You are welcome to join our effort to provide safe and time-certain clean electric rail transit. Join the Chamber and the growing number of clubs that oppose the deceptive Greenway Initiative. Thanks!

    3. Crissa

      Bud Colligan misrepresents Greenway’s positions in his clearly biased writing.

      Greenway’s initiative removes all reference to rail from the county’s plans.

      But today there’s a plan, in front of the county RTC, to run a streetcar on the rails. Greenway’s plan would remove this.

      Bud Colligan also misrepresents that the county doesn’t have the money. Greenway’s plan would require the county to return millions of dollars in matched funding from state and federal sources as it abandons the rail plan.

    4. montagna_lunga

      Colligan uses repair costs as a red herring, the truth is that CalTrans has included Monterey -> Watsonville -> Santa Cruz in their 40 year rail plan since at least as early as 2018. The money chasers are desperate to ruin the suitability of the santa cruz line for future use that places State-funded and planned statewide transportation needs ahead of their opportunism. I would be embarrassed for the county if the nonstop Greenway assault upon the RTDs budget winds up as a “win” for the so-called entrepreneurs chasing the Santa Cruz Branch to a hoped-for ruin.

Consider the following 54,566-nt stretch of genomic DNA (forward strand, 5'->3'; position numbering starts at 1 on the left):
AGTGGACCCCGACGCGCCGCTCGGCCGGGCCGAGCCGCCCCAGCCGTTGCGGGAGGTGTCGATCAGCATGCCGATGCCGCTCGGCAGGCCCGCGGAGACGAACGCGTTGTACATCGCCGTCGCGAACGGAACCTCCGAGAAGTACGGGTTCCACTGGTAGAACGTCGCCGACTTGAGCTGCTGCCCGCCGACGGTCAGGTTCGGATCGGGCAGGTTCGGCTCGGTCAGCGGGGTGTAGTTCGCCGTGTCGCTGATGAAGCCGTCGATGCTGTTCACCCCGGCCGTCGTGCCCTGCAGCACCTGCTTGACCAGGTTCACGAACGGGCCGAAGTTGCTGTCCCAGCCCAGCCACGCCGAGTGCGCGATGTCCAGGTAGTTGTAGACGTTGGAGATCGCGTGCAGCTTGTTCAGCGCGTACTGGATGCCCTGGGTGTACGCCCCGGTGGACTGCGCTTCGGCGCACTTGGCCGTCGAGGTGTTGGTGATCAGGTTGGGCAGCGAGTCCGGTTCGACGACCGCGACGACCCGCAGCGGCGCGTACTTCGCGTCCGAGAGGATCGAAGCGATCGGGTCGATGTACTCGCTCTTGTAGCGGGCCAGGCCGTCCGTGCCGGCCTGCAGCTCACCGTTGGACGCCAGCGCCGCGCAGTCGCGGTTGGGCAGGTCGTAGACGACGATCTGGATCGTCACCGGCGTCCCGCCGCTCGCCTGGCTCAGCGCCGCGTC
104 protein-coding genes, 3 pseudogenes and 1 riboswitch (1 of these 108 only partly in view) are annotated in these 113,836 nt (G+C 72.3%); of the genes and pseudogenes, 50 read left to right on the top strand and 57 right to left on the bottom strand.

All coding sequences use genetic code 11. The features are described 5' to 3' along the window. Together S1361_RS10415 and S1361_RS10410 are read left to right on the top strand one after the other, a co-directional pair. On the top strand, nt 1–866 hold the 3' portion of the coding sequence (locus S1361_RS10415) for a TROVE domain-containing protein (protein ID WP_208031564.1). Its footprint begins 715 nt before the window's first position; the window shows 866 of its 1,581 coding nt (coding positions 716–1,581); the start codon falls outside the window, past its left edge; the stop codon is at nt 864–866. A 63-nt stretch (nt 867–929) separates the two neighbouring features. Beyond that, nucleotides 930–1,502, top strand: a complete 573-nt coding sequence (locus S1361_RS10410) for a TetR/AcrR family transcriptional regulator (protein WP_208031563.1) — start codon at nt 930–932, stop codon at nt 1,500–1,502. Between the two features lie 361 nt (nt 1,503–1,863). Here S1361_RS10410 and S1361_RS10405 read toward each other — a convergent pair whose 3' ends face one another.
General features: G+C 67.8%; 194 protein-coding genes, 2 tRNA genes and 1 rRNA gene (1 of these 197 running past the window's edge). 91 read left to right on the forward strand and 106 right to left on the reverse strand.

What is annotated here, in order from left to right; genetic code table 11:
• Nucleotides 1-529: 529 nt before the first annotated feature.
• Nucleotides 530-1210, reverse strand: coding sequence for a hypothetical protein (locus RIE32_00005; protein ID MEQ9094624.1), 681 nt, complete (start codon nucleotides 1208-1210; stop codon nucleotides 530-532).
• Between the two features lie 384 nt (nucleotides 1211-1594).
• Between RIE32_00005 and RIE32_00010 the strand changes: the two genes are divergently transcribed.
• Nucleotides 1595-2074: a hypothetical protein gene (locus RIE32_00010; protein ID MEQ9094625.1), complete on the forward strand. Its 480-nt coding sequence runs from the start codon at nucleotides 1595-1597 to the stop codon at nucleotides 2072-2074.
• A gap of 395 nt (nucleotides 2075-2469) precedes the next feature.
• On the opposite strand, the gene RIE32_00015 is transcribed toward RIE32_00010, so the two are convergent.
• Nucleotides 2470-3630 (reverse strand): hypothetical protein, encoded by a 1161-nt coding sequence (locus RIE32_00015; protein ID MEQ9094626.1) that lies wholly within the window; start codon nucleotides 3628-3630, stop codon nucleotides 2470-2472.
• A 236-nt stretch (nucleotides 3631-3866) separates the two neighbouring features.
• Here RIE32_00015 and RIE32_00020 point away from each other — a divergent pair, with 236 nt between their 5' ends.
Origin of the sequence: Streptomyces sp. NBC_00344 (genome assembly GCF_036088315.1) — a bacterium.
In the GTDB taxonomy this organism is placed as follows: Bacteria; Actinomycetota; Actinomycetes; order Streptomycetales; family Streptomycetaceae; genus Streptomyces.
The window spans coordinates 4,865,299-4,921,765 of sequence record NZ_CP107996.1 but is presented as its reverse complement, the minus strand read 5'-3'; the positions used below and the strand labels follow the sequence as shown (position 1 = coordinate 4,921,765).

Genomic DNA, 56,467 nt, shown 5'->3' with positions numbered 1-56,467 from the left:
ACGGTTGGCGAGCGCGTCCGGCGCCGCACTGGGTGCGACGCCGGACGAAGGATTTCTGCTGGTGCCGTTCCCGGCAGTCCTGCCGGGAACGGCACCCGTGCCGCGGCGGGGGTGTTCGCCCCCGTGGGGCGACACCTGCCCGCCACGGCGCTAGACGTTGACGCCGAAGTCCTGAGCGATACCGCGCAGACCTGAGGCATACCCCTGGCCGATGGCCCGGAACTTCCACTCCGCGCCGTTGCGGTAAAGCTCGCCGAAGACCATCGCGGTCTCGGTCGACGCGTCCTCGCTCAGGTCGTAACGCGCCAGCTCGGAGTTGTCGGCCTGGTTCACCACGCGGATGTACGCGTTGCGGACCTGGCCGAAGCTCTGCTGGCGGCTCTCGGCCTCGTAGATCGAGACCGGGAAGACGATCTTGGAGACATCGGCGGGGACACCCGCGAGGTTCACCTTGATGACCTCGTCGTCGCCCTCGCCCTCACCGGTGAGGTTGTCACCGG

2. Casita Jhones

    A minor correction – Greenway wants to remove the tracks, but railbanking can be done without removing the tracks. In all places where the tracks have been removed, the rail has never been restored, but there have been a handful of instances where railbanked tracks that were not removed have been reactivated.
    Salutations, Casita.

    1. Jack Brown

      Maryland’s Purple line is replacing removed tracks. Monterey is also putting tracks back down from Seaside to the Customs Plaza even though this was an abandoned track before the concept of railbanking existed when they built their rec trail that attracts over 2,000,000 annual visitors and is a major component of their $4 billion tourist industry.